The brutal slaying of a young girl has brought the community of Kansas City, Mo., closer together as residents work tirelessly to discover her identity.
Police found the decapitated body of "Precious Doe," a 4- to 6-year-old African-American, lying by a trail on April 29, 2001. Three more days went by before her head was found.
Activists are calling the girl Precious Doe instead of the generic "Jane Doe," and that is just an inkling of the compassion the community has shown.
Since the gruesome discovery, the city has worked together to find out more about the girl, scouring the streets handing out flyers with her picture on it, hoping someone would have information.
"We spent a lot of time, a lot of prayers, a lot of countless hours of looking," City Councilman Alvin Brooks said. Volunteers have spent "countless hours on radio and television and periodicals and flyers and knocking on doors and walking," he added.
Every week since she was discovered, neighbors have gathered to pray at this memorial site near where she was found.
"Our best hope is that somebody comes forward and tells us who she is, if we can just identify this little girl, that will give us somewhere to start," Detective Michael Hutcheson of the Kansas City police department said.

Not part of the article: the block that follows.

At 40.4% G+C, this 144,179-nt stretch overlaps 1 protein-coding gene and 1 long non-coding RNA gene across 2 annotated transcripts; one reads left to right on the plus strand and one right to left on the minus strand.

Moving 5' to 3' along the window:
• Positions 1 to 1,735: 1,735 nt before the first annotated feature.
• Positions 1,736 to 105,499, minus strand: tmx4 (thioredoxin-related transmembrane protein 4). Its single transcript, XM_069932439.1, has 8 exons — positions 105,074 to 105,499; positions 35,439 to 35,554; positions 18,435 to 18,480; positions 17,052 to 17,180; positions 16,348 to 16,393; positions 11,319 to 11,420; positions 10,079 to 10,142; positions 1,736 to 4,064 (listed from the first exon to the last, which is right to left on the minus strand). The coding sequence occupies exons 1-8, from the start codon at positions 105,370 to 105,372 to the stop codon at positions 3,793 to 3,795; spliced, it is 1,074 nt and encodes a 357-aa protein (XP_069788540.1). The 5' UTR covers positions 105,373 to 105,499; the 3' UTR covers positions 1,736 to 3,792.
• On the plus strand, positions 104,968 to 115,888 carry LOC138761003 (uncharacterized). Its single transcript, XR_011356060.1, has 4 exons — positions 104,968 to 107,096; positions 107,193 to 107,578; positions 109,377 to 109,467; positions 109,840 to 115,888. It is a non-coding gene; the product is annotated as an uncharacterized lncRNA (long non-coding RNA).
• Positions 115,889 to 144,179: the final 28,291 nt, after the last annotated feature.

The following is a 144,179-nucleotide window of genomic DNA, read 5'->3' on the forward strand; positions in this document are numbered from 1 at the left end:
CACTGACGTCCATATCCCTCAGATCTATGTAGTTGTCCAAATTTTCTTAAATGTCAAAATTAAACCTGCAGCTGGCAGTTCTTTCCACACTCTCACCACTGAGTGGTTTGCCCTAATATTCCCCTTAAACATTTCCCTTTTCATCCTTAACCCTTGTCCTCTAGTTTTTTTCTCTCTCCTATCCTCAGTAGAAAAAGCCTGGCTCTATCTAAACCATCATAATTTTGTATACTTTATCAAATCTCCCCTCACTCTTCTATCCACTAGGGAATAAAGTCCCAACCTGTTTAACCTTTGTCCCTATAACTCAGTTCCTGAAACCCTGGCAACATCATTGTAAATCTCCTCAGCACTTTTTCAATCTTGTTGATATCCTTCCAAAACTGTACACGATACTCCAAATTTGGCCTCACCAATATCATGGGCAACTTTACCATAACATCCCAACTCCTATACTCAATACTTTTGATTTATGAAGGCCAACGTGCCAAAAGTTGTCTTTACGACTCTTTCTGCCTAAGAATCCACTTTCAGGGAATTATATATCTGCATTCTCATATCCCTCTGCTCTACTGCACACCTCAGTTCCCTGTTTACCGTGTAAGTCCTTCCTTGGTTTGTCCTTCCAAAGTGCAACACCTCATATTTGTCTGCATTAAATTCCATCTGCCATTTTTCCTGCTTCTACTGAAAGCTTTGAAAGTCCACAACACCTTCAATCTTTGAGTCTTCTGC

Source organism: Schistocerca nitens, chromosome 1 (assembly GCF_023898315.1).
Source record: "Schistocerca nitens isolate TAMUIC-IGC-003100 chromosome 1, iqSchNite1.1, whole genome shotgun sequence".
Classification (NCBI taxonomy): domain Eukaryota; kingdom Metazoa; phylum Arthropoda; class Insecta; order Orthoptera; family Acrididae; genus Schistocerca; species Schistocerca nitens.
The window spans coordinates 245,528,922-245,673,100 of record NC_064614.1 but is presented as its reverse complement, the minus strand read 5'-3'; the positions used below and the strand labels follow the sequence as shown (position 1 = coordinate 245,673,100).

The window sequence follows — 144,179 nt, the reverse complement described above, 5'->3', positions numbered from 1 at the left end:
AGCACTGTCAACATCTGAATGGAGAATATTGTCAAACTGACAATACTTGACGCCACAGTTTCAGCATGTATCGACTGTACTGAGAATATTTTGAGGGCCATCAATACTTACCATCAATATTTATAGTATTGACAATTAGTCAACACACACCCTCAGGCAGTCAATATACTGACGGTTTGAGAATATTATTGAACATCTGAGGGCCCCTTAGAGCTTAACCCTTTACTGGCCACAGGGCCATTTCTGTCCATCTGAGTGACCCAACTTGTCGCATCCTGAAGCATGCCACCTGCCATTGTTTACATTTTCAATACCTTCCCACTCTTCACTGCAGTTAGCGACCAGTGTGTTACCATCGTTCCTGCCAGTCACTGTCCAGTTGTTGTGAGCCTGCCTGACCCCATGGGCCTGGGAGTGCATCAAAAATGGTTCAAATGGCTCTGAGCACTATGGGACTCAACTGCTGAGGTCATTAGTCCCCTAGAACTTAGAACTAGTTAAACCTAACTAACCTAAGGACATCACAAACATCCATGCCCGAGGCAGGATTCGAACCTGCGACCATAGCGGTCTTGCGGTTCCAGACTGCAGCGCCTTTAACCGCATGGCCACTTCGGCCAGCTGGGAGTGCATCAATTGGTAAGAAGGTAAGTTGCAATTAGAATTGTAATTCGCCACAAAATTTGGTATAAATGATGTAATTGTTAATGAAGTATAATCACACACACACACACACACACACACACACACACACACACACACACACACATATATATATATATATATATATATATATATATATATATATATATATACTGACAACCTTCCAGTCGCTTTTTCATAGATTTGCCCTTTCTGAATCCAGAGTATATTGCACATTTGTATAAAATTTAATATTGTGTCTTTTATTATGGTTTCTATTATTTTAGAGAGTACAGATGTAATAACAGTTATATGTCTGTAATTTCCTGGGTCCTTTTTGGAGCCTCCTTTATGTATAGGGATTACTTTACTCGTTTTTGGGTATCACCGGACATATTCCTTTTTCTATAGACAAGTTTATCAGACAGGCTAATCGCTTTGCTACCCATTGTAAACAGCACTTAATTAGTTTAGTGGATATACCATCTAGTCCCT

Police have released a picture of a birthmark on the girl's body, an artist's drawing and a sculpture was also created by a forensic artist all with the hope that someone may recognize her or be able to provide any information about the murder.
Detectives consider this case a top priority and have been comparing notes on missing person cases with agencies nationwide.
Although they've received more than 800 tips and residents have been supportive, police say they're no closer to solving the mystery of Precious Doe than they were when she was first found.
"This whole incident has brought the community closer," said Annette Johnson, a neighborhood committee chair. "I've never met a lot of people before and they're like family ... we are Precious Doe's family."
Fox News' Amy C. Sims contributed to this report.